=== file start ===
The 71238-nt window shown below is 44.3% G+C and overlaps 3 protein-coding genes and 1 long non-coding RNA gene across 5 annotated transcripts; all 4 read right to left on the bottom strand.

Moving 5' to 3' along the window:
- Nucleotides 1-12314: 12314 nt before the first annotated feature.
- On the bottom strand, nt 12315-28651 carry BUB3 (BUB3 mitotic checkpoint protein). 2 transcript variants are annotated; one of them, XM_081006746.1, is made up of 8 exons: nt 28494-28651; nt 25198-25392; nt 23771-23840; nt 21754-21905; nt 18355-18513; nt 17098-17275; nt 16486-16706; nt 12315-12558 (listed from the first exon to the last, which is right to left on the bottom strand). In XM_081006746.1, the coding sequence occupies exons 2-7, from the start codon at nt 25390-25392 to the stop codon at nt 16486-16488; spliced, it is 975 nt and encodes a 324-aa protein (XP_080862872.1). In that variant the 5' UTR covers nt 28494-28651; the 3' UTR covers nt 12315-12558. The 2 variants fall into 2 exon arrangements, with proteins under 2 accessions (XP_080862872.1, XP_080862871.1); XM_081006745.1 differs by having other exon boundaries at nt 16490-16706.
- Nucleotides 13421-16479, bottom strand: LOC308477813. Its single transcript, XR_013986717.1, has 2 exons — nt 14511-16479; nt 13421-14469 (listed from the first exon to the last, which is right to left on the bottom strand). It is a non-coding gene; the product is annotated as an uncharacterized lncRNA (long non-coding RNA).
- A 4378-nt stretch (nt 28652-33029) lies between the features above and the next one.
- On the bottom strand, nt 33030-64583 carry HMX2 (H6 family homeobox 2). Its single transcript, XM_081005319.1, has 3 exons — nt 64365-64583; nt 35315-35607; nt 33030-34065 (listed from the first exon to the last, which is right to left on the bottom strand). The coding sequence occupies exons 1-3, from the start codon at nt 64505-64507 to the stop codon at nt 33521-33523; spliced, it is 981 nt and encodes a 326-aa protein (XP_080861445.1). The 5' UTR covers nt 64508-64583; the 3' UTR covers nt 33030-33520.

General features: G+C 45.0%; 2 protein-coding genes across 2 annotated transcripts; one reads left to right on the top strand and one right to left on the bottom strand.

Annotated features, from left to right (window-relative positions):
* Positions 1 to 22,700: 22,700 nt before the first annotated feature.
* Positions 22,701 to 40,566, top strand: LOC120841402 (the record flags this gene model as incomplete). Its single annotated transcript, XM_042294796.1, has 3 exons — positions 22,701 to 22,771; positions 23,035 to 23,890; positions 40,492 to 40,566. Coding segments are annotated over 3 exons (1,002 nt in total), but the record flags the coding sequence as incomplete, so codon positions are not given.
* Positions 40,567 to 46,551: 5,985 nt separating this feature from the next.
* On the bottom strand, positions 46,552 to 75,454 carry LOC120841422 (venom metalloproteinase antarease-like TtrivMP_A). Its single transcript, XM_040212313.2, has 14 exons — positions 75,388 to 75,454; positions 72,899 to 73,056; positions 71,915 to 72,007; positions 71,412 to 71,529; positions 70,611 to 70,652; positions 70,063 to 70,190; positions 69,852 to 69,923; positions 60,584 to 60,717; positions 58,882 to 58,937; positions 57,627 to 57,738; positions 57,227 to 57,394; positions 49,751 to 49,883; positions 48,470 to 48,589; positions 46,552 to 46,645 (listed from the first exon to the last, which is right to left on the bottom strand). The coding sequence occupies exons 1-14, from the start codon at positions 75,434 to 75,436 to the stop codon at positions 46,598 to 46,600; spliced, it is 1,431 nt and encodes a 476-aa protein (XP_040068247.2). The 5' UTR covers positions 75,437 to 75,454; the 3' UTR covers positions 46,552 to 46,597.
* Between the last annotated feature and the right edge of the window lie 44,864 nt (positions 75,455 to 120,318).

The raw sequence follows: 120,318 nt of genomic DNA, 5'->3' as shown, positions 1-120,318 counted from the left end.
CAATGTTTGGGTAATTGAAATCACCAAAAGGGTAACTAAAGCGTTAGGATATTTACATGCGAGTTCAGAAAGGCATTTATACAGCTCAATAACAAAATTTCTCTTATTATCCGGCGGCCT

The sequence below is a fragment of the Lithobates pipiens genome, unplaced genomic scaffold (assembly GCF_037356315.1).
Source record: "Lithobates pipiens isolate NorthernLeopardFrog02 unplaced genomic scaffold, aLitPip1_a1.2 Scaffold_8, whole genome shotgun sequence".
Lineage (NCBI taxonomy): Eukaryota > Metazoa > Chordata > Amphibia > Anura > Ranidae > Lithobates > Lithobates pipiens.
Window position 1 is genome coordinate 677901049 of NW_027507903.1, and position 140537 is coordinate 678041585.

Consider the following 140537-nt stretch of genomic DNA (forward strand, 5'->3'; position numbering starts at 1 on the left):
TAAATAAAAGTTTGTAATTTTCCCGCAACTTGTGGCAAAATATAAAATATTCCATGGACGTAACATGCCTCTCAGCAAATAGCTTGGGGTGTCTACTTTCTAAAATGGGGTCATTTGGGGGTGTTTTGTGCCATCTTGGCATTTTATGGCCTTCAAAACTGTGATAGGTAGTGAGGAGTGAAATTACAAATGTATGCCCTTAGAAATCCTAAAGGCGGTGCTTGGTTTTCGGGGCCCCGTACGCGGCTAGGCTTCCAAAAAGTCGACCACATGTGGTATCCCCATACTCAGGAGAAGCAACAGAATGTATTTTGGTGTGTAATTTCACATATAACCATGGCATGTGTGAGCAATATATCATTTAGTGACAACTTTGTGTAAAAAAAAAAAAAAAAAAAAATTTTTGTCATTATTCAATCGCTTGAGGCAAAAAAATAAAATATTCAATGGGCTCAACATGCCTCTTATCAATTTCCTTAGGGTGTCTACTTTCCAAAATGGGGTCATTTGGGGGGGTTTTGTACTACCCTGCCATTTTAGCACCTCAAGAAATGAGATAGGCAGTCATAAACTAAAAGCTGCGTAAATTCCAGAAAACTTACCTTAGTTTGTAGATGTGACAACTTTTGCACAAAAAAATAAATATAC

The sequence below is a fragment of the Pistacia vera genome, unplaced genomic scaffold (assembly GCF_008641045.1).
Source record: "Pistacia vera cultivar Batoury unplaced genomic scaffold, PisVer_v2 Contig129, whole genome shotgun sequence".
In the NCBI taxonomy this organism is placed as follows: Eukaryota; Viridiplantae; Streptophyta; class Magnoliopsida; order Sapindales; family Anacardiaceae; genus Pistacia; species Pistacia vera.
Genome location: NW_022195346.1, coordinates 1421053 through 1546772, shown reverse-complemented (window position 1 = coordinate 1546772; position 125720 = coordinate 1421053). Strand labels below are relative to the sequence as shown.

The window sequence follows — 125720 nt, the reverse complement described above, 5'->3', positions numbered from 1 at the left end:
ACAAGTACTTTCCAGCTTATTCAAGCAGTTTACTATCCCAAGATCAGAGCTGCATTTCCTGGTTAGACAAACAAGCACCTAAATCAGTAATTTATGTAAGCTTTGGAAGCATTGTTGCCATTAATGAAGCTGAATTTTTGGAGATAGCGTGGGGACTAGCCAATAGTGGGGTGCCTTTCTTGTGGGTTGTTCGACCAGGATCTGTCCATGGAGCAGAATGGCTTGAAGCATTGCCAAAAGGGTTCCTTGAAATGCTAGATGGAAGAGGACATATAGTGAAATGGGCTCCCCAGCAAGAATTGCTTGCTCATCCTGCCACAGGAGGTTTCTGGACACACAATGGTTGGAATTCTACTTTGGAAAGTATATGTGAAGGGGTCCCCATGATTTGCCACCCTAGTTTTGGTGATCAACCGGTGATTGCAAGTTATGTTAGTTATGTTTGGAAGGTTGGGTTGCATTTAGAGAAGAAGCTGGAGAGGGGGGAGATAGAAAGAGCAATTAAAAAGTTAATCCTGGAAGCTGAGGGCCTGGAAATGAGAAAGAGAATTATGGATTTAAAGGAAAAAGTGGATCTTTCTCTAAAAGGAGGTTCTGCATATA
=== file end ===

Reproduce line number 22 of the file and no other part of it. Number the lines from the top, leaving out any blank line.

TAAATAAAAGTTTGTAATTTTCCCGCAACTTGTGGCAAAATATAAAATATTCCATGGACGTAACATGCCTCTCAGCAAATAGCTTGGGGTGTCTACTTTCTAAAATGGGGTCATTTGGGGGTGTTTTGTGCCATCTTGGCATTTTATGGCCTTCAAAACTGTGATAGGTAGTGAGGAGTGAAATTACAAATGTATGCCCTTAGAAATCCTAAAGGCGGTGCTTGGTTTTCGGGGCCCCGTACGCGGCTAGGCTTCCAAAAAGTCGACCACATGTGGTATCCCCATACTCAGGAGAAGCAACAGAATGTATTTTGGTGTGTAATTTCACATATAACCATGGCATGTGTGAGCAATATATCATTTAGTGACAACTTTGTGTAAAAAAAAAAAAAAAAAAAAATTTTTGTCATTATTCAATCGCTTGAGGCAAAAAAATAAAATATTCAATGGGCTCAACATGCCTCTTATCAATTTCCTTAGGGTGTCTACTTTCCAAAATGGGGTCATTTGGGGGGGTTTTGTACTACCCTGCCATTTTAGCACCTCAAGAAATGAGATAGGCAGTCATAAACTAAAAGCTGCGTAAATTCCAGAAAACTTACCTTAGTTTGTAGATGTGACAACTTTTGCACAAAAAAATAAATATAC